Are they really here to teach me?


Commentary by Heather Kestian

A couple of weeks ago, while I was cleaning out my flower beds, I found a small pine tree growing in my flower bed. My immediate thought was “this has to be a joke.” Then I remembered how this little tree grew in the most impossible of places – my lack of faith in what was possible.

Last fall, my oldest son found a pine cone under our very large pine tree in our back yard. As we were completing fall cleaning, he asked to plant the pine cone. I told him that I did not think it was going to grow in his chosen flower bed. This flower bed is in the northwest corner of the house where there is very little sunlight. His chosen location is fairly close to the house, so it does not get a lot of rain. I assured him it was not going to grow. He pled with me and said, “Have faith, Mama. It will grow.”

All right kid, whatever.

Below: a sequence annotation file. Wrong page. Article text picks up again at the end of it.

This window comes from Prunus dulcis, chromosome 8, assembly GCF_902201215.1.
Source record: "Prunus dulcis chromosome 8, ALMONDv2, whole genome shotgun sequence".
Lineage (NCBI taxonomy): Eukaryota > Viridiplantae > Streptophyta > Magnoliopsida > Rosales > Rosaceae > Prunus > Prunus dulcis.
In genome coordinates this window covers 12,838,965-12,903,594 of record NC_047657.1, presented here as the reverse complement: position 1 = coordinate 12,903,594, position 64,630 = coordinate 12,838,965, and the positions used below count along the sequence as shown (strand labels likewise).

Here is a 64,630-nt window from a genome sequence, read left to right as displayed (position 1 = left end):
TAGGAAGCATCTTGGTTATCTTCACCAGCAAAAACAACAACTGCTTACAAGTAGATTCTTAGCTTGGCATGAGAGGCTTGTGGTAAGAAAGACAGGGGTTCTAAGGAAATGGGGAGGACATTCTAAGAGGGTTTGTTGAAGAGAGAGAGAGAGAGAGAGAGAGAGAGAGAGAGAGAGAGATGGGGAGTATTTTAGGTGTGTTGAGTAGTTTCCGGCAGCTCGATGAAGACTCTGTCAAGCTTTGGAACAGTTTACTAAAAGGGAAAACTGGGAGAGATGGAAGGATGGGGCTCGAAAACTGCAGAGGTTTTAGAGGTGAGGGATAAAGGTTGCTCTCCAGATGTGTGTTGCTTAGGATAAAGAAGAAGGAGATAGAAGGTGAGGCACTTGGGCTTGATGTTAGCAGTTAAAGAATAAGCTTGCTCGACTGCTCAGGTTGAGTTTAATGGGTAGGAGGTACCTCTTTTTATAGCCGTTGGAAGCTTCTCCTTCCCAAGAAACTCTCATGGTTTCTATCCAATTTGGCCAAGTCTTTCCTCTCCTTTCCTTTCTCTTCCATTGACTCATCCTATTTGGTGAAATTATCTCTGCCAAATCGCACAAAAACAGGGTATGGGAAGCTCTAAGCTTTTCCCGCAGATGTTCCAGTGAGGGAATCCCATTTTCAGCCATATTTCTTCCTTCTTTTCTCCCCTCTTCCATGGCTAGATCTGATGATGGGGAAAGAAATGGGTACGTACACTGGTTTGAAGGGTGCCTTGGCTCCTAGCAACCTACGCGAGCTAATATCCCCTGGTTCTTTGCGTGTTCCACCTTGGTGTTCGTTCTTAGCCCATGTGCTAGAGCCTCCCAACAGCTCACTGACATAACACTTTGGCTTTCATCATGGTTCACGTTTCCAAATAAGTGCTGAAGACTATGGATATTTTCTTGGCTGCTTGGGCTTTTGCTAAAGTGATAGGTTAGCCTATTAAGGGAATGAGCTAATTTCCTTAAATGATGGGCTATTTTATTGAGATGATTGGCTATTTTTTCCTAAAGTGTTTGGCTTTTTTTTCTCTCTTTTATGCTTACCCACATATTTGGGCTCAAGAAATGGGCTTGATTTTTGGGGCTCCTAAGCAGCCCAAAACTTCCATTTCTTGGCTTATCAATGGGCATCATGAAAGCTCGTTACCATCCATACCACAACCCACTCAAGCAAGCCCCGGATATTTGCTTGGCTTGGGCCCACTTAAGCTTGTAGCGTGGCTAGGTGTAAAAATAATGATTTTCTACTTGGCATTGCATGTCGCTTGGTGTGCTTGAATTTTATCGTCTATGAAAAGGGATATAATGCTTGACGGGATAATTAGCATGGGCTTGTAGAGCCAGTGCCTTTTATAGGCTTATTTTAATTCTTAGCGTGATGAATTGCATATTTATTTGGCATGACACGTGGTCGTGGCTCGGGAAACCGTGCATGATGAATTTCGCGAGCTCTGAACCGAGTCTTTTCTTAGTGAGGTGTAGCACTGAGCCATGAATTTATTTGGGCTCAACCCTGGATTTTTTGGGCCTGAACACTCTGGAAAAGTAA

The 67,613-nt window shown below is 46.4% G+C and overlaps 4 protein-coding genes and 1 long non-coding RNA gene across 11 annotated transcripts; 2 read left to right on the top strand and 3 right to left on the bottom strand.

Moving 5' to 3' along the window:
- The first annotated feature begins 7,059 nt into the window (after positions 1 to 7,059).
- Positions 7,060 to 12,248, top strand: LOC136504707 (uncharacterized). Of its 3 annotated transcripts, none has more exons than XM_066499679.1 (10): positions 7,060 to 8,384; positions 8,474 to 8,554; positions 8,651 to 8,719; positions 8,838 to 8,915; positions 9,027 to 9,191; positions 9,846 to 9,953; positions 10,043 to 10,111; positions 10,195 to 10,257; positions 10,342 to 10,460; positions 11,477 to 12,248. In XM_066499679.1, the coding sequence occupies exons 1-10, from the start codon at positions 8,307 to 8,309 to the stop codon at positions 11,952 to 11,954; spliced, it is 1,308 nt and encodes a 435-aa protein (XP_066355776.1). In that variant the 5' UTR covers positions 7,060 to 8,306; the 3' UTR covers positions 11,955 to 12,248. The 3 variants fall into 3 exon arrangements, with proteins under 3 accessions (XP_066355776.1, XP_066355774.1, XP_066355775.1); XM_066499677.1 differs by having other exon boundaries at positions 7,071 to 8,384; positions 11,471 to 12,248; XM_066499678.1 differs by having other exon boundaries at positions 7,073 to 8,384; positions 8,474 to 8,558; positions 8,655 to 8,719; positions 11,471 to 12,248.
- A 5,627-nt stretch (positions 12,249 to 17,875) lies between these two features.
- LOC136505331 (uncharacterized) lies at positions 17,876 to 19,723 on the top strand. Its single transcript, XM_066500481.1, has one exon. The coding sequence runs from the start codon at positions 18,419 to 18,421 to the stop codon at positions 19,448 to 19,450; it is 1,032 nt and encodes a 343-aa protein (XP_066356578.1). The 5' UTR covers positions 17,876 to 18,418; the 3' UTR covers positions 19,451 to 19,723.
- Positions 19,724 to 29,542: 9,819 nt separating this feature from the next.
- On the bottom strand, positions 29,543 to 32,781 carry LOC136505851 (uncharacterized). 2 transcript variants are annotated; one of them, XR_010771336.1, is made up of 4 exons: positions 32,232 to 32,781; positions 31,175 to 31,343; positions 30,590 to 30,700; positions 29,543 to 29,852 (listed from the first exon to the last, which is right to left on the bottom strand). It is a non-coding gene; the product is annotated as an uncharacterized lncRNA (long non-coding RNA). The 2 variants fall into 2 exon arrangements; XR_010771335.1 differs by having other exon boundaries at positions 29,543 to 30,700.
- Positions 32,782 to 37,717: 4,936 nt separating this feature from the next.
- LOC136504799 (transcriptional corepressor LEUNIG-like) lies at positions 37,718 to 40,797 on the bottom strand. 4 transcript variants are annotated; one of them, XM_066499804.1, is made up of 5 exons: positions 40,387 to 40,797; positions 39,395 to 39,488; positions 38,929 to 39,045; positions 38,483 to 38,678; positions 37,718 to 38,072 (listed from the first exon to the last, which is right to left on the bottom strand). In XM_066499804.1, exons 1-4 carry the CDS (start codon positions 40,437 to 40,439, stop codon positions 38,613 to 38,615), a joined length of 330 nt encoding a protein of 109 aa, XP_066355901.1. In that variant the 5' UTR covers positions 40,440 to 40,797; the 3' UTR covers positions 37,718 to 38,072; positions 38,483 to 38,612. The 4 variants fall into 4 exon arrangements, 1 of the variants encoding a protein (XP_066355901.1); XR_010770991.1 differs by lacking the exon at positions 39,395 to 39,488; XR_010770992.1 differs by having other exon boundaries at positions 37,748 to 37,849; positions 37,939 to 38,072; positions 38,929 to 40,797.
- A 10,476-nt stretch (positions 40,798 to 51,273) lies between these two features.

As a mother of the “Does it Matter” parenting technique (patent, copyright, and trademark pending), I decided that this was not worth any more of a discussion. After all, this pine tree is not growing anyway. As such, whether he planted the pine cone did not matter. See how this parenting technique works? Truly brilliant.

Fast forward to June 2013, and now, as I clear away a winter’s worth of dead leaves and spring’s overgrowth, I find this tiny pine tree in my garden bed.

If only I had a little faith. I look up to the sky and think if I could see God right now, I am positive he is pointing and laughing at me. He must be thinking, “I showed you!” I also imagine he was laughing so hard, he was crying.

My lesson in all of this is that I need to have more faith in the impossible and support the improbable for my children. My dear son told me at the outset what I have constantly told him “have faith.” But here, I thought more of the impossible than I thought of what was possible.

On some occasions, it appears that my children are here to teach me more than I am here to teach them. I am finding it easier to believe in what is improbable, as anything can happen.



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